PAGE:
The cancer is very bad description of GPL, because it doesn't hurt anyone. The guardian of freedom is more close to reality. Your approach is very naive, but you have a right to use whatever license you want, because it's your code. However, you're not doing any favor to users of your code and you're not doing it to you either. You're doing a favor to misers and hustlers who want to take somebody's code and close it from others. It's not about freedom, it's about spongers. That's why bsd and similar licenses are very bad.

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    That link didn't really answer anything, further, it's as far from third-party as possible

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    Quote Originally Posted by curaga View Post
    That link didn't really answer anything, further, it's as far from third-party as possible
    I've used both Intel TBB and OpenMP, but not professionally. Here is my observation after using both of them:

    • You can easily integrate both of them into your application
    • Both of them are kinda close regards to the features (since OpenMP 3+)
    • You can run into false memory sharing issues with OpenMP easier than Intel TBB, if not careful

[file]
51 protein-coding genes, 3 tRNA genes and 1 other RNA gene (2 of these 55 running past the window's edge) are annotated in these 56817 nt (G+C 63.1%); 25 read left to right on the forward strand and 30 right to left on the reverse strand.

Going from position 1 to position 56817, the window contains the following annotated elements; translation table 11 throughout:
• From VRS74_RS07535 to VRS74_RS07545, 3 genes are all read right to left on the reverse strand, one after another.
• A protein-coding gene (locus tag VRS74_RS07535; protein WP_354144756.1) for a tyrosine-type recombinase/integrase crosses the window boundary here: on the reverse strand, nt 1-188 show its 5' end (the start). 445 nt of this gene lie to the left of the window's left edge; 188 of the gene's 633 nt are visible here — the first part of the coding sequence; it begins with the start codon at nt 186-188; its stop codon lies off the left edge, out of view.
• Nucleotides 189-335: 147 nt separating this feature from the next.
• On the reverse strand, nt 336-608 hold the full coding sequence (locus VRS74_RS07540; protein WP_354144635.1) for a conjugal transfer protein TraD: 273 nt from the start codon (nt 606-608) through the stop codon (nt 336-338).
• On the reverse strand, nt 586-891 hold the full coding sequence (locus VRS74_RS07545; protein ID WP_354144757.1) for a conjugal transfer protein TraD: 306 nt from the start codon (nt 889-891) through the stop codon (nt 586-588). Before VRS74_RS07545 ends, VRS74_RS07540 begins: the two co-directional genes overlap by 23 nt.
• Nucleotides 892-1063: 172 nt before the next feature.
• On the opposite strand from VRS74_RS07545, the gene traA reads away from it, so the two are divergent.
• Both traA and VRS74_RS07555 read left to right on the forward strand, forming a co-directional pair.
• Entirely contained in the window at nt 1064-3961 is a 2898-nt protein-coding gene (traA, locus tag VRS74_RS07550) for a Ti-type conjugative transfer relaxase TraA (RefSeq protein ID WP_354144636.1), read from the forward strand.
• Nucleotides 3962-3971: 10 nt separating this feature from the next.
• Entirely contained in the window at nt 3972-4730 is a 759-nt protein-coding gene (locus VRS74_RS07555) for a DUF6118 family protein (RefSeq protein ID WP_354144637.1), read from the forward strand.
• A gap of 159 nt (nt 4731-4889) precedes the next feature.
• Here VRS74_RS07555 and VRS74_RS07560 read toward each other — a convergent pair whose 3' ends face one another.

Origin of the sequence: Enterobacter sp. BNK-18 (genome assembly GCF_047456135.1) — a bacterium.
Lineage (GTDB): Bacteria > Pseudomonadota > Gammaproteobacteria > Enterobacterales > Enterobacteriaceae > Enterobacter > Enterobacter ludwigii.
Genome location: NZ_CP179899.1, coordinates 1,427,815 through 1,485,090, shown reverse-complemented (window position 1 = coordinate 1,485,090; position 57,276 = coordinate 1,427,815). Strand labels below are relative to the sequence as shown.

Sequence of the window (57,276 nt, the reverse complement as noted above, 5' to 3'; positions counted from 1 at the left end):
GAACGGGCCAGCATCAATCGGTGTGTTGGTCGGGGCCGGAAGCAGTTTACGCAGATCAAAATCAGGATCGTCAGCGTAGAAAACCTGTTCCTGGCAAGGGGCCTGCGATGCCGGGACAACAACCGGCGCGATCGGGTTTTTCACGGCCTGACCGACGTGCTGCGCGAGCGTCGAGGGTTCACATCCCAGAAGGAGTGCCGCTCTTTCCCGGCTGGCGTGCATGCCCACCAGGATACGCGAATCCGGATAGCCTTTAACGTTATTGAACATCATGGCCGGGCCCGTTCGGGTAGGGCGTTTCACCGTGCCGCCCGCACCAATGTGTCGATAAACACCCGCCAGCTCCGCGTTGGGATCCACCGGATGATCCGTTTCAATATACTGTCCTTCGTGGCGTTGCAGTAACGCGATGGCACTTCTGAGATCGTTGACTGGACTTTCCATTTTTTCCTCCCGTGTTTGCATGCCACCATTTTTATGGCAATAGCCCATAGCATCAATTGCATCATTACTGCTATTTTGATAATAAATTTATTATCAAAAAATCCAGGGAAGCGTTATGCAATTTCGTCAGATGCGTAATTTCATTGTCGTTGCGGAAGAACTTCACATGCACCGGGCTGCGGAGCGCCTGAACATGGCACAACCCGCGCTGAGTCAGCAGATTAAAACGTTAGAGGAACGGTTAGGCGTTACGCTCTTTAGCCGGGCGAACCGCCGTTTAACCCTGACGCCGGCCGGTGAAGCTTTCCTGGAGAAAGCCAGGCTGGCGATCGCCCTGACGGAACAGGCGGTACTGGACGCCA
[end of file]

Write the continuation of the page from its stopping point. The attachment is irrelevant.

• You can not use Intel TBB directly with C language unlike OpenMP
    • Programs using OpenMP can be happily compiled into serial version in case of OpenMP support absence in compiler
    • Programs using OpenMP can be easily compiled into serial version for debugging purpose without raising a hell of #ifdefs
    • Intel TBB is a library and you can expect same set of feature support everywhere
    • OpenMP is a compiler extension, which is its both weakness and strength. It does have higher optimization opportunity, but you can't expect consistent performance because of different implementations. It can easily get crippled by proprietary compilers to promote their own solutions, and not keeping up with latest standards. Right now MSVC compiler supports OMP2, Intel and Clang OMP3.1 and GCC has in progress OMP4



    Feel free to Google for reasons why and when would someone choose one of these over each other